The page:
Friday, September 26, 2014

Hospital Negligence and Elderly Care

According to the Chicago Tribune, in 2011, the Illinois Department of Public Health received 560 hospital complaints for inadequate services. Allegations ranged from patient abuse, inadequate infection control to more serious violations such as death. Of those 560 complaints, Illinois officials declined to investigate 85 percent due to a lack of funding. Many of these complaints also failed to reach to a federal level, thus many of these allegations were not further investigated by the U.S. Department of Health and Human Services. So who is ensuring the welfare of hospital patients if hospital staff/administrators and state/federal officials fail to investigate allegations or complaints? When someone is admitted to a hospital, it is expected that they are safe and given quality medical care. It also is expected that nurses, physicians and other staff effectively communicate with one another to ensure adequate care is being provided. Recent events that have occurred with my elderly parents have in part contributed to writing this article. The objective of this article is to increase your awareness of inadequate patient care and encourage you to speak up and not remain silent if something similar were to happen to you.In December 2013, my father required emergency hospitalization to a hospital in the western suburbs of Chicago. The hospital he was transported to was not our first choice. However, paramedics don't transport you to the hospital of your choice. Right from the start, I questioned if the ER nurse was adequately trained on how to communicate professionally to patients. This incident though appeared to be the least concerning of the many incidents that occurred during his hospitalization. The one incident in which I am still trying to understand is how my elderly father who happened to be hospitalized for disorientation, fall in an intensive care unit? Is it not common knowledge that the intensive care unit specializes in treating severe and life threatening illness thus requiring the patient to be closely monitored? Unfortunately the poor care did not stop in ICU. Other serious incidents which occurred were the overuse and misuse of a highly potent benzodiazepine. The reasons for the use of this drug were never documented, nor were we informed that the drug was being administered. Despite our numerous requests to nurses and directors to have the drug removed, the drug continued to be administered. We were informed by one nurse that staff administered the drug because my father was agitated and restless. Restless and agitated? Is this enough to administer a highly potent benzodiazapine to an elderly patient with a history of dementia, pulmonary disease, heart and kidney failure? If restlessness and agitation were sufficient reasons to administer this drug, then the entire world's population would be on it at some point.At one point we were told that he may become dangerous, thus they administered the drug for everyone's safety. The humor with this is that my father is a 5 foot tall, frail, 87 year old man, weighing 120 pounds when wearing his dentures. How dangerous can he be? If there was concern about his safety maybe they should have been proactive and used the bed alarms which commonly are used with dementia patients who wander. Better yet, maybe they should not have administered as many doses of benzodiazepines as they did.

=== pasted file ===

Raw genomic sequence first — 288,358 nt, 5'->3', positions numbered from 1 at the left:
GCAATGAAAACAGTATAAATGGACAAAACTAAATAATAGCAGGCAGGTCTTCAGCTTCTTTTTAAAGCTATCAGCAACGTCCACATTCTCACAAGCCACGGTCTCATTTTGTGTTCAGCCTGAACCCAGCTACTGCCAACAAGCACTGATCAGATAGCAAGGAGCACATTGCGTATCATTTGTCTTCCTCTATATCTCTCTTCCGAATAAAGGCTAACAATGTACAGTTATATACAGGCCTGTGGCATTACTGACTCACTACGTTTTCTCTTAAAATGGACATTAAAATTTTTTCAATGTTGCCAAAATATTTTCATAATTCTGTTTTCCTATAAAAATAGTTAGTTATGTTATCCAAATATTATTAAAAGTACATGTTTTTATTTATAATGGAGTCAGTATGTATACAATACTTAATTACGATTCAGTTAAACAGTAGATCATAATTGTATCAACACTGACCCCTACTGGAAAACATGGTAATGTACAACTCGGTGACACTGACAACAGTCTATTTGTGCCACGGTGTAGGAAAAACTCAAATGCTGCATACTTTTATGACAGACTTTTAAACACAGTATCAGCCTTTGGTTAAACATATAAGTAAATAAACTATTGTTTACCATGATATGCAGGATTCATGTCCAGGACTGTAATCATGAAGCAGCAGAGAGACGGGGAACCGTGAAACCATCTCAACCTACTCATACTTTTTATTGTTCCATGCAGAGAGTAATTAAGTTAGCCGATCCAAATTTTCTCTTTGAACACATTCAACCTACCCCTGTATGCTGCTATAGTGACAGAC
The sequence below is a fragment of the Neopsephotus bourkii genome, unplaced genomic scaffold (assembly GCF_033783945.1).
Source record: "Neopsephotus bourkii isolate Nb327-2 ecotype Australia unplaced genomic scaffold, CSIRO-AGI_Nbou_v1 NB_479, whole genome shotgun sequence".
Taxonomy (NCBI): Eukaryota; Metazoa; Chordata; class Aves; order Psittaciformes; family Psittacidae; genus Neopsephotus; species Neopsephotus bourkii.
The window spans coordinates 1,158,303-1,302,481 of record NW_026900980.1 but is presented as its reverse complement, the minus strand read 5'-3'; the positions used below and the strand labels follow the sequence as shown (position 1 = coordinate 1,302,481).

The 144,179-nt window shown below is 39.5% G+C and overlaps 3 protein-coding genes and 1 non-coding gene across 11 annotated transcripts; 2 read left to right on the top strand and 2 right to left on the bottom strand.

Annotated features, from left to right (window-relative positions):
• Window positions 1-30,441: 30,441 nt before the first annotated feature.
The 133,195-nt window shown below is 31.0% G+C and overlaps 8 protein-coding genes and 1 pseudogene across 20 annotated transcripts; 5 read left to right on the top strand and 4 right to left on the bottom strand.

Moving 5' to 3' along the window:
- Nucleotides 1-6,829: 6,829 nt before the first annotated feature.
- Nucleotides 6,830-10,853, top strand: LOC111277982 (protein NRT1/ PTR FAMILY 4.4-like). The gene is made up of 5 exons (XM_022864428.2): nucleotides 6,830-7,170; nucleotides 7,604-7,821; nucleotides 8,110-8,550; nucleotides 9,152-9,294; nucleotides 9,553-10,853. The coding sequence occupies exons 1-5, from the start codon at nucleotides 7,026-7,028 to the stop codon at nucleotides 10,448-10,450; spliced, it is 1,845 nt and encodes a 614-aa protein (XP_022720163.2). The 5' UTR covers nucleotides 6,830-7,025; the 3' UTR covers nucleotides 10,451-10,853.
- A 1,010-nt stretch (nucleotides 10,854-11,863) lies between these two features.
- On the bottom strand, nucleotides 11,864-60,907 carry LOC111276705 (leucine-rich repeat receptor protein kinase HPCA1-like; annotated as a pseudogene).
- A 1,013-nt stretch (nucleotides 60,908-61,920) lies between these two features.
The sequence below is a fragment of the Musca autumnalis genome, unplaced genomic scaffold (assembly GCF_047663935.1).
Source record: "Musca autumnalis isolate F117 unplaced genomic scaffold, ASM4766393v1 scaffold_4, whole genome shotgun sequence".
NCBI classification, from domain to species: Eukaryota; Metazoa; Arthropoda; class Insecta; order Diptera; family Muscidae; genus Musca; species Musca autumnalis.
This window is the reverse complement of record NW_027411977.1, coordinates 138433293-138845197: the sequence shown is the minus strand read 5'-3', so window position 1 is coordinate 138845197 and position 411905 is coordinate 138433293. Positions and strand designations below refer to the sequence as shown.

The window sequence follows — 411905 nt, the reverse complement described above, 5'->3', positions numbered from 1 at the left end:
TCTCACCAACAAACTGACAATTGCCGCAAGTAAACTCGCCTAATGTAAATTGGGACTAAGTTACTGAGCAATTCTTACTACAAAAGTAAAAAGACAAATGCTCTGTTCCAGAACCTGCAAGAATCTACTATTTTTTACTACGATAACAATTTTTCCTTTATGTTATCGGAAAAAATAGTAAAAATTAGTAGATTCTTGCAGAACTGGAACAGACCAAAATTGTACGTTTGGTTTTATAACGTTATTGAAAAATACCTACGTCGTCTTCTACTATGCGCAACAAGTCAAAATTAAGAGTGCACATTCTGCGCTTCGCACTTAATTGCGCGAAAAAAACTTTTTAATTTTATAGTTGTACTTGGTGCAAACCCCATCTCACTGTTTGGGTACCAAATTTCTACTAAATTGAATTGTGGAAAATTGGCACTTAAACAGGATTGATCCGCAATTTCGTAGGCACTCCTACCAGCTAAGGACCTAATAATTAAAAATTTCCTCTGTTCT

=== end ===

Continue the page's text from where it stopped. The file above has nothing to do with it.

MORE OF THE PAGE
In a healthy individual, the half-life of the drug used (the amount of time it takes for the body to excrete at least half the drug) is 12 to 15 hours. For my father, that number is substantially higher due to end stage renal failure. The number of times in which this drug continued to be administered despite communicating with directors and nurses was quite alarming. Even more alarming is that they used this drug despite it being contraindicated in individuals with a history of pulmonary disease and kidney failure. Could the known side effects of this drug i.e. strong sedation/hypnosis, dizziness, drowsiness have contributed to his fall? Despite speaking to the patient liaison department, 3 different nurses and 3 nursing directors; the drug continued to be administered without consent. It is quite alarming that my fathers records failed to specify our requests nor did anyone bring our concern to the doctor. No matter whose attention our concerns went to, no one seemed to take the matter seriously. I cannot count the number of times I was told someone was looking into the incidents. While we were trying to manage all of the above and get some answers from doctors, we were concurrently dealing with my mother having been transferred to hospice. Well, hospice is what they called it but obtaining the services appeared to require an act of God. We waited three days to transfer my mother to hospice and only were given a room when we went up the chain of command. The time we waited for the room was alarming however, what was disturbing was that we were told by one of the nurse administrators that they did us a favor by placing both of my parents on the same floor. How compassionate of her! What about addressing your staffs failure to communicate with not only the family but also with the physician and other hospital staff?Unfortunately, many people receive below average standards of care while hospitalized. Millions of people worldwide are harmed by poor hospital care each year. Despite one's deep involvement with a family members care, significant negligence and inadequate care continue to occur. I can't imagine what happens to those who don't have advocates or family members involved in their care. Is it worth it to pursue a concern about quality? For many of us, it's not easy to act on a concern about the quality of care we or loved ones receive. The process can be stressful, frustrating and quite honestly emotional exhausting. And in the end, it's possible that others may not agree with the way we see the situation. Is it worth the time and energy to take action on concerns about the quality of hospital care? Only you or your loved one can decide. In making the decision, think about the continued harm that might take place if you do nothing. And think about how the actions you take might lead to better care for future patients.